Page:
Furthermore, it has one of the best drying times, allowing it to be dependable and efficient. As far as paint types for walls go, you won't use this indoors.

Bituminous Paint

there are different types of paint that are used for special needs and bituminous paint is specifically preferred for coating of iron works, metal pipes and wooden structures

Tar and dissolved asphalt gets liquefied and turns to bituminous paint, which resembles a thick, glossier version of black. There are very few color classes that can be as adaptive as this one.

Not only is it resistant to alkali, but it also adds as a protective layer to the project it's applied on to avoid possible water damages.

One of the main issues of using bituminous types of paint is that you can't use it on anything that's going to be in an outside environment.

The main reason behind this condition is its inability to sustain under sunlight, which causes it to go through gradual deterioration. Its common uses include underwater ironworks, wooden structures, and metal pipes.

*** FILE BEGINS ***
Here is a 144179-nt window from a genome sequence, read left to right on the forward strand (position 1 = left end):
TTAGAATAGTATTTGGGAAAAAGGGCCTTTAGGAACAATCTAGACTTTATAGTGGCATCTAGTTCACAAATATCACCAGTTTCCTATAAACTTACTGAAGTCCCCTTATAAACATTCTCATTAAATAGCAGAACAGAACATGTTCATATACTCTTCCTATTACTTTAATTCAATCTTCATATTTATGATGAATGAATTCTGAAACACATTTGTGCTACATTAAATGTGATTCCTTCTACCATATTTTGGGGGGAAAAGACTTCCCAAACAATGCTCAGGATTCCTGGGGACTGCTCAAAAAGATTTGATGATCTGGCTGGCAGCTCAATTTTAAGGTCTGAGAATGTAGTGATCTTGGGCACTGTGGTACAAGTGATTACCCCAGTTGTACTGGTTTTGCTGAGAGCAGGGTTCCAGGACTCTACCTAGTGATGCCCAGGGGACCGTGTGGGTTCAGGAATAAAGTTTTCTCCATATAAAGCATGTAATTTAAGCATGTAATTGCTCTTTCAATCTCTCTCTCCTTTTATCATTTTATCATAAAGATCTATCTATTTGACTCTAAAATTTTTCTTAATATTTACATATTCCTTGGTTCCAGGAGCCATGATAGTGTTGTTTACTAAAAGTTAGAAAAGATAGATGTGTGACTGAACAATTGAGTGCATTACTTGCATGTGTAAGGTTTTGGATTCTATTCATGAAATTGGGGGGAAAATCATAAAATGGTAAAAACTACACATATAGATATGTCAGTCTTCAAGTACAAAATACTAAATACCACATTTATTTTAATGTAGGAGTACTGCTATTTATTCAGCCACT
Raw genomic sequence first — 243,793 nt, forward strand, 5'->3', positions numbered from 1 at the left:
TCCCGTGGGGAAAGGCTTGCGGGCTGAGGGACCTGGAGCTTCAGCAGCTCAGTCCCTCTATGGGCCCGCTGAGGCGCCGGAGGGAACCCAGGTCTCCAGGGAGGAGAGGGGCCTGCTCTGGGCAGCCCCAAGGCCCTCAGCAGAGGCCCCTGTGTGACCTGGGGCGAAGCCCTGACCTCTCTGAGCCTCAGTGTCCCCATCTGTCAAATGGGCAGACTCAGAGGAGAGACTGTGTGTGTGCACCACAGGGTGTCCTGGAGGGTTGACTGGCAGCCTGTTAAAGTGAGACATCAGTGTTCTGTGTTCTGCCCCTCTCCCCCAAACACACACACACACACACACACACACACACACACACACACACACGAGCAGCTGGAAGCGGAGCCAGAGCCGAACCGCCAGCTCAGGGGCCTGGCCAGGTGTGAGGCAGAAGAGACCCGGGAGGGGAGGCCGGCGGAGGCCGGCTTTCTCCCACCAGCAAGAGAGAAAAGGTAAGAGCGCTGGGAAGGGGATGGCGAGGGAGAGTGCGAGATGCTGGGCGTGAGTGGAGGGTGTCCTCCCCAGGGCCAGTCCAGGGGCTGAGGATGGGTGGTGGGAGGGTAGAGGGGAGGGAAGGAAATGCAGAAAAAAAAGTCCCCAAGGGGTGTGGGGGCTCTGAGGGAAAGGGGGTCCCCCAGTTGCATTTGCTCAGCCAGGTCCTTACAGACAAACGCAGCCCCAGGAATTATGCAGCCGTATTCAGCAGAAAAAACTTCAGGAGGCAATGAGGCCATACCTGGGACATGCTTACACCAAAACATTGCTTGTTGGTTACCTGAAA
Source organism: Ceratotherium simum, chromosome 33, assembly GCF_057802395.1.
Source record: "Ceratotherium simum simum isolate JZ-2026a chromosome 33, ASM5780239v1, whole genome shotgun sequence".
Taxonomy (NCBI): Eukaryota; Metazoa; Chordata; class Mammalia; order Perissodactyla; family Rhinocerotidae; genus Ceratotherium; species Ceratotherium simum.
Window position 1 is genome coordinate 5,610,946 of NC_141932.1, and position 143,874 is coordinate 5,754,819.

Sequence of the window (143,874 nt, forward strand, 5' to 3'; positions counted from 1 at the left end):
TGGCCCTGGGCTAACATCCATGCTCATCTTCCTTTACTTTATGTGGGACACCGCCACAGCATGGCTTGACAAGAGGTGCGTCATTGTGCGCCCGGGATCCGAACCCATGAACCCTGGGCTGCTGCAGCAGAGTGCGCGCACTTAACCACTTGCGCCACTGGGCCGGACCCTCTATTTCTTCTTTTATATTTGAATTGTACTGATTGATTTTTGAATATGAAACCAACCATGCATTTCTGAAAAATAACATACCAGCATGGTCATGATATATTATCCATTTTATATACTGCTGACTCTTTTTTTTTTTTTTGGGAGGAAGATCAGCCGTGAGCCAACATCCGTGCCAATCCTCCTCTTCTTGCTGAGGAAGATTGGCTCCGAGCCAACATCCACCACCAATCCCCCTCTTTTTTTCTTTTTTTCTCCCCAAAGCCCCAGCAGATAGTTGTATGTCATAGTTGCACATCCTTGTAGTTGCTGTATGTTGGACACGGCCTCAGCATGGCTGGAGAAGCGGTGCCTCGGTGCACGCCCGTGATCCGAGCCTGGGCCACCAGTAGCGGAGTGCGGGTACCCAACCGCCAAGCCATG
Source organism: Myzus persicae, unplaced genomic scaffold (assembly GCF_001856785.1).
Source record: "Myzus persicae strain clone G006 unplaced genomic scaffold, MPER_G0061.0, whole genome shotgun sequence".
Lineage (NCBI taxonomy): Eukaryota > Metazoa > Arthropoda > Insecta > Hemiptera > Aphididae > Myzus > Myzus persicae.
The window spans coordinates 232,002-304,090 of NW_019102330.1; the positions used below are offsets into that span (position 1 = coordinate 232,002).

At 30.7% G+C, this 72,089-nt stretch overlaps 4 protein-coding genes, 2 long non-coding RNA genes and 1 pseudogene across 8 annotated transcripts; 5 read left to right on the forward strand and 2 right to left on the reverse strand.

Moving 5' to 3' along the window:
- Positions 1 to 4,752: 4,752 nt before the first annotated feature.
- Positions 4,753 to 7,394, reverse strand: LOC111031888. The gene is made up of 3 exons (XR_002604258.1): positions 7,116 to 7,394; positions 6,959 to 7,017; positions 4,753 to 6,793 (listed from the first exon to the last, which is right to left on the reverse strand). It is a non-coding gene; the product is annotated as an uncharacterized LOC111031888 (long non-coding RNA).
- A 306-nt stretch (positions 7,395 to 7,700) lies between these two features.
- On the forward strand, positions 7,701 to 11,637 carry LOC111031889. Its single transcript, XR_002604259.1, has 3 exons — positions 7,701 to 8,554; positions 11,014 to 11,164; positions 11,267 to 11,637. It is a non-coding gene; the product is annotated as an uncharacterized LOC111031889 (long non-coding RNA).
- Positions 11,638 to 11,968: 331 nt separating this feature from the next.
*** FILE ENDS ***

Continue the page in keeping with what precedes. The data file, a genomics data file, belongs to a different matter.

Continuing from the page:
Cellulose Paint

cellulose paint

Amyl acetate, photographic films, and celluloid sheets are some of the main components of cellulose paint.

Painters can make it more adhesive and improve its durability by adding castor oil, which results in efficient maintenance. Using it makes both the surface and the paint itself smooth for cleaning once it fully dries up.

There are many benefits to using cellulose paint. Among them, the most prominent one happens to be its fast drying properties. It establishes itself onto the surface quicker than most common alternatives.

Furthermore, it has excellent durability while also providing a warm finish. Cars and airplanes are covered with it as it is fully resistant to smoke, acids, and water.

Anti-Corrosive Paint

anti-corrosive paint

If you're looking for paint that can take on rough conditions and come out looking unscathed, then the anti-corrosive paint is the best option you've got.

There's no room for aesthetics with this one as it looks pitch black. However, its resistance is unparalleled due to the presence of linseed oil, zinc chrome, and fine sand.

Once you put anti-corrosive paint into something, you won't have to worry about any external factors influencing it.

Its chemical properties prevent water and air to even access the surface it covers. Therefore, it's excellent for use on metal as it prevents corrosion completely. The paint works like a blanket and thus protects the material within.